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Semin Nephrol. 2006 May;26(3):234-43.

Vaptans and the treatment of water-retaining disorders.

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  • 1Nephrologie, Medizinische Klinik III, Universit√§tsklinikum C.G. Carus, Dresden, Germany.

Abstract

Hyponatremia is a frequent and symptomatic electrolyte disorder for which specific treatments have been lacking. Hyponatremia is attributable to nonosmotic vasopressin stimulation and continued increased fluid intake. In the past, peptidic derivatives of arginine vasopressin proved that blockade of vasopressin V-2 receptors served to improve hyponatremia, however, these antagonists had intrinsic agonistic activity, too. In the past decade, random screening of molecules uncovered nonpeptide, orally available vasopressin antagonists without agonistic properties. The agents show competitive binding to the vasopressin V-2 receptor at an affinity comparable with that of arginine vasopressin. Four antagonists have undergone extensive study. Three of these agents--lixivaptan or VPA 985; SR 121 463 B; tolvaptan or OPC 41,061--are specific V-2 antagonists whereas conivaptan or YM 087 is a V-1/V-2 mixed antagonist. In animal and clinical studies all of the agents were able to correct water retention and hyponatremia in a dose-dependent manner. There was no tachyphylaxis, even when the agents were given over many weeks. It is expected that the clinical use of the agents will lead to a major improvement in the treatment of hyponatremia.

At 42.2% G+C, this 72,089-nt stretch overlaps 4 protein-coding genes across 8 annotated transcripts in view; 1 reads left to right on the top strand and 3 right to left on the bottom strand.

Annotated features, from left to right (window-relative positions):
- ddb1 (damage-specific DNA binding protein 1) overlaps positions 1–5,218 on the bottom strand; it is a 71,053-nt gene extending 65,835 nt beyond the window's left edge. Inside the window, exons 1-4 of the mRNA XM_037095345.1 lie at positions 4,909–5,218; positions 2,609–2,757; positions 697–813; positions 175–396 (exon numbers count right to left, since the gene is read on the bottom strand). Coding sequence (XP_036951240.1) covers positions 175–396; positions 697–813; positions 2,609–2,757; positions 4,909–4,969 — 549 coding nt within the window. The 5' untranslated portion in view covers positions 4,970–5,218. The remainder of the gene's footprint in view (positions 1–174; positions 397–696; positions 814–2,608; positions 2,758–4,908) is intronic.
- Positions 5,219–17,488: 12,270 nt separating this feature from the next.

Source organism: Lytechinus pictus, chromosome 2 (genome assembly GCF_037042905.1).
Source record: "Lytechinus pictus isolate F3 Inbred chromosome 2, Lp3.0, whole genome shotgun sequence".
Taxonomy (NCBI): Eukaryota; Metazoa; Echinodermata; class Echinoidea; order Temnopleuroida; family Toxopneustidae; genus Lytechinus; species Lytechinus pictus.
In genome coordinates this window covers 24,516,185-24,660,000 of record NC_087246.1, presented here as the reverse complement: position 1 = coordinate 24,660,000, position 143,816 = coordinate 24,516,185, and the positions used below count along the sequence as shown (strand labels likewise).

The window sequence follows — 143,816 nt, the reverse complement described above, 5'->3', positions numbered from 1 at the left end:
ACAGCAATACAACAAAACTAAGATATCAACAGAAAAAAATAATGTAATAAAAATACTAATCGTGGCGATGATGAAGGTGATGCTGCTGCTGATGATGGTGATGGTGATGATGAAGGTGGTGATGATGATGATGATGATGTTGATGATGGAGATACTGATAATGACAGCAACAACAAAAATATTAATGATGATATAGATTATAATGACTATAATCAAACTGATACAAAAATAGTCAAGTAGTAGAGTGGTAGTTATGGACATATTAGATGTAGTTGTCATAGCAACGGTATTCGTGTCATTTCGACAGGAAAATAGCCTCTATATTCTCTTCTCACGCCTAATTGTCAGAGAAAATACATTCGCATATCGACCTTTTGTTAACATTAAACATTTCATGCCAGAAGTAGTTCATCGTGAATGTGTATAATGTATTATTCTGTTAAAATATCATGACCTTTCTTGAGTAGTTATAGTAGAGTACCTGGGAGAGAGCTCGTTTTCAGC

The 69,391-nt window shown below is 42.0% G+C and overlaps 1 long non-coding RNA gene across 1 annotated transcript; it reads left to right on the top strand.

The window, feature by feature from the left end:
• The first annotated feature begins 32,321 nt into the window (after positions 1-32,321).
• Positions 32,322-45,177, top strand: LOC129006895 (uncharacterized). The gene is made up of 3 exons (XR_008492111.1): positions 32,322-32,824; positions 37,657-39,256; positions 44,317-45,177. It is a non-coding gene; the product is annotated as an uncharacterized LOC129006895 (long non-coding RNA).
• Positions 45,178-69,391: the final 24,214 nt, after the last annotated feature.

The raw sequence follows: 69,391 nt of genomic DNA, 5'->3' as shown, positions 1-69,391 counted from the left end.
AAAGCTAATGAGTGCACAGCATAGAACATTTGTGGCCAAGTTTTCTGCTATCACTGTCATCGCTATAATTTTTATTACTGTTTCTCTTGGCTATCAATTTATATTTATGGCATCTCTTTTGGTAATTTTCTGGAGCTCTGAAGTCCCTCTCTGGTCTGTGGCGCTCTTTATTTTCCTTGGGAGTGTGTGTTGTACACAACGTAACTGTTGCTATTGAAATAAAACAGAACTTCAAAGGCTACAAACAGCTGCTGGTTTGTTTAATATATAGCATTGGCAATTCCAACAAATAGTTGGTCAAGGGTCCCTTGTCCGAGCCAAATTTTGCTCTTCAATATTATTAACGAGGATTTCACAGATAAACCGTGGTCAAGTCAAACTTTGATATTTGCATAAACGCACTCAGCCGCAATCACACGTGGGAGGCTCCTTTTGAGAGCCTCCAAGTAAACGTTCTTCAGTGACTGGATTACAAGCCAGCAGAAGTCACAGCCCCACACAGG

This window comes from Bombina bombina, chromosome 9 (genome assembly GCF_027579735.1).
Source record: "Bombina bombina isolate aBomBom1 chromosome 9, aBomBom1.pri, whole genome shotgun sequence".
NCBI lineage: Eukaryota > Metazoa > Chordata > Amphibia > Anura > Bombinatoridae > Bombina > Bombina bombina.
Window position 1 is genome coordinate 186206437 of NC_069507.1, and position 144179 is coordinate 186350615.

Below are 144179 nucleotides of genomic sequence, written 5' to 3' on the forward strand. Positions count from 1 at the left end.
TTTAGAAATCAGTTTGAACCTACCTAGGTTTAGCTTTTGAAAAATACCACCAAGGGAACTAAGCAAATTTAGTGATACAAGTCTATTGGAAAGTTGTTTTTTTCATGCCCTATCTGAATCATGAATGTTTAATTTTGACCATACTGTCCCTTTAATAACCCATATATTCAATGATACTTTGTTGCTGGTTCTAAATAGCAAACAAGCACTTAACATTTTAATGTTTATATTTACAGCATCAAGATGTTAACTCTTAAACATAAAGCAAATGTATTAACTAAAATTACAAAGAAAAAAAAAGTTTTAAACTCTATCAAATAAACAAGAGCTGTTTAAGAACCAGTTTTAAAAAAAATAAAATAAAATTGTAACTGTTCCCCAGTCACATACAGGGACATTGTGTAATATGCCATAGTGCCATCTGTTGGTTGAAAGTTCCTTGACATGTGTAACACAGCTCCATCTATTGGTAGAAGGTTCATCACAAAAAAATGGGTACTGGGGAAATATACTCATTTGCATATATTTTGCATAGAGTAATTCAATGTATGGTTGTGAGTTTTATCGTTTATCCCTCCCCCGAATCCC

PMID:
16713496
[PubMed - indexed for MEDLINE]
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